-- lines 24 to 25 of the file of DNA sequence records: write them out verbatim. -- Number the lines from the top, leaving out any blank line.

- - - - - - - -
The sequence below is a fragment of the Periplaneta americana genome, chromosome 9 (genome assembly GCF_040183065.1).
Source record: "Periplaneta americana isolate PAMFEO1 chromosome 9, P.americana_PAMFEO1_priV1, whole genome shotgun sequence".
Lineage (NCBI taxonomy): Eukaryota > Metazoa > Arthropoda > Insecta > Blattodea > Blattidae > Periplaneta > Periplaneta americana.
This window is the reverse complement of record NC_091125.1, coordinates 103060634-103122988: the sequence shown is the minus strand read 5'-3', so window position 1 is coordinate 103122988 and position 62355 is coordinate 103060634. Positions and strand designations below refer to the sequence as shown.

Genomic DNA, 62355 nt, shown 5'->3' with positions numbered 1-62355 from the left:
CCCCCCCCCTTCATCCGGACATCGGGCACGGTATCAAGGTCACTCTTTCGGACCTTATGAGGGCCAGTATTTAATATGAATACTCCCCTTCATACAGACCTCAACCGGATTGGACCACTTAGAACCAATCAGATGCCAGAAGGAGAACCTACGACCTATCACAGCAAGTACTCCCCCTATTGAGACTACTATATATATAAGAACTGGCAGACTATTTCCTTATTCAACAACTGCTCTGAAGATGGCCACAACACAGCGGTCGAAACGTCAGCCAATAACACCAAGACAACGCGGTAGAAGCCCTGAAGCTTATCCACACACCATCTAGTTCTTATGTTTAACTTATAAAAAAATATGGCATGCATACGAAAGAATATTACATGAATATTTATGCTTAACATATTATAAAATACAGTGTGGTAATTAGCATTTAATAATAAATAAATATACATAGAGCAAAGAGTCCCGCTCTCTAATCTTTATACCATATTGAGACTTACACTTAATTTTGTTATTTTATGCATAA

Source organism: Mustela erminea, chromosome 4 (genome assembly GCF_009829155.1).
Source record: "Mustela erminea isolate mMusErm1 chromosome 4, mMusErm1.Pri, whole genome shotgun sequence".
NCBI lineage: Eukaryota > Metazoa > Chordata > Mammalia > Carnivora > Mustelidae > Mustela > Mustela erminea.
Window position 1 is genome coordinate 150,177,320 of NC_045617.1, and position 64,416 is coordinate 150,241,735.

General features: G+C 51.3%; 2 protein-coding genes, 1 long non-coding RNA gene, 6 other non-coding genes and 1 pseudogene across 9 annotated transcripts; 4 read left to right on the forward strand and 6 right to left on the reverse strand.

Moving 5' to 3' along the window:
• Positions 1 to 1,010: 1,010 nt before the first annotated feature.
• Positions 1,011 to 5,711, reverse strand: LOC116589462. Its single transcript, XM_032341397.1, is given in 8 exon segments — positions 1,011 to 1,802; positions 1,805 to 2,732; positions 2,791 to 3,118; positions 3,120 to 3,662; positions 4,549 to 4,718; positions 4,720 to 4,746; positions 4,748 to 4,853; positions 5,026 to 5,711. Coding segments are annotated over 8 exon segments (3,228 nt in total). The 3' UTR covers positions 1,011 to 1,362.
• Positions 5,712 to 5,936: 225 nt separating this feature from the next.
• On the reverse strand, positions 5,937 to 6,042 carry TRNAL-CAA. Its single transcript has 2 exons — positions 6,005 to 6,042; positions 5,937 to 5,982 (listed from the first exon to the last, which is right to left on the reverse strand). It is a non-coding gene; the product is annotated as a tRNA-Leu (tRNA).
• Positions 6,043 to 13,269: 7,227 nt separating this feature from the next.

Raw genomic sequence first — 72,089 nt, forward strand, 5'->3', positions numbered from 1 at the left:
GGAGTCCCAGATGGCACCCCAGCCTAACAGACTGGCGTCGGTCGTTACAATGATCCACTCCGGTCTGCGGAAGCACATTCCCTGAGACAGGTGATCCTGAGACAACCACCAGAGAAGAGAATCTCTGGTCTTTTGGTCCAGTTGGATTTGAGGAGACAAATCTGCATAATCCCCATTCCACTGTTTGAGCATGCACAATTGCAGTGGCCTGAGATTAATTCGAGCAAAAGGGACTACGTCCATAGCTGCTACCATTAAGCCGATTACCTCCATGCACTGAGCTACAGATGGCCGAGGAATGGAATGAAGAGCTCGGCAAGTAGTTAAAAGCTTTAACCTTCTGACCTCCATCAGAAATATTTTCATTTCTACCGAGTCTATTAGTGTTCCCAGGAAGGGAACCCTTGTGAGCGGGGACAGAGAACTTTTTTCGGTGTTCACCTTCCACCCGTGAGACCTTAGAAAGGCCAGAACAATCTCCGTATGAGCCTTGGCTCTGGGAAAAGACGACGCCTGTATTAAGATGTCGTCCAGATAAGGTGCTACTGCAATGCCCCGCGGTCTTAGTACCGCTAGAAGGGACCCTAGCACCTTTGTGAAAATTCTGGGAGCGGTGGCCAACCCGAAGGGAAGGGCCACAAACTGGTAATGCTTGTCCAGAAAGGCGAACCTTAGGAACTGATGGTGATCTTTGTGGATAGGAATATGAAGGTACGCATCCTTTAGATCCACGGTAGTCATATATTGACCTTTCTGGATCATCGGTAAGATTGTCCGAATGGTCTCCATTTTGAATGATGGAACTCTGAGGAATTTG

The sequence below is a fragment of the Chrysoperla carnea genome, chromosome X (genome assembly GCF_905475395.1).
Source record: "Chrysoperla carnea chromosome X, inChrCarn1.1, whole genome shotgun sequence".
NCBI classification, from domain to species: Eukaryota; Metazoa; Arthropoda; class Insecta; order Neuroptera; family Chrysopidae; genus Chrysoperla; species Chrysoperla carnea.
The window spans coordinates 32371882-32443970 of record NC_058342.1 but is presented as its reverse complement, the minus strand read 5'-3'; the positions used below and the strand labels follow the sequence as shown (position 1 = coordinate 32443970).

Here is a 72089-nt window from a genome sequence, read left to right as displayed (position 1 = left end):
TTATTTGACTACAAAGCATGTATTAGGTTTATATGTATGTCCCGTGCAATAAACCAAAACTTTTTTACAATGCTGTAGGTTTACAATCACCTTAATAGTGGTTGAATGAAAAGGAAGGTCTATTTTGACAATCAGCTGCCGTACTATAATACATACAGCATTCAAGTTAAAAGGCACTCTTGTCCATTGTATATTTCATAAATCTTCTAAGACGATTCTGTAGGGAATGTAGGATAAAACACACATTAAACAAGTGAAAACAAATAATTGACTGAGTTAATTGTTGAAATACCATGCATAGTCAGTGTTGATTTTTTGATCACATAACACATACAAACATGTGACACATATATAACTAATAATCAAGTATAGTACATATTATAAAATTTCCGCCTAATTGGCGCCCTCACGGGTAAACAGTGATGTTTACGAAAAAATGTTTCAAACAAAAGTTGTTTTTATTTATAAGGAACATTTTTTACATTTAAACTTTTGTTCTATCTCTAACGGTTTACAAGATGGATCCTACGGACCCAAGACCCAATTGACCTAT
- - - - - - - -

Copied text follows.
Here is a 72089-nt window from a genome sequence, read left to right as displayed (position 1 = left end):
TTATTTGACTACAAAGCATGTATTAGGTTTATATGTATGTCCCGTGCAATAAACCAAAACTTTTTTACAATGCTGTAGGTTTACAATCACCTTAATAGTGGTTGAATGAAAAGGAAGGTCTATTTTGACAATCAGCTGCCGTACTATAATACATACAGCATTCAAGTTAAAAGGCACTCTTGTCCATTGTATATTTCATAAATCTTCTAAGACGATTCTGTAGGGAATGTAGGATAAAACACACATTAAACAAGTGAAAACAAATAATTGACTGAGTTAATTGTTGAAATACCATGCATAGTCAGTGTTGATTTTTTGATCACATAACACATACAAACATGTGACACATATATAACTAATAATCAAGTATAGTACATATTATAAAATTTCCGCCTAATTGGCGCCCTCACGGGTAAACAGTGATGTTTACGAAAAAATGTTTCAAACAAAAGTTGTTTTTATTTATAAGGAACATTTTTTACATTTAAACTTTTGTTCTATCTCTAACGGTTTACAAGATGGATCCTACGGACCCAAGACCCAATTGACCTAT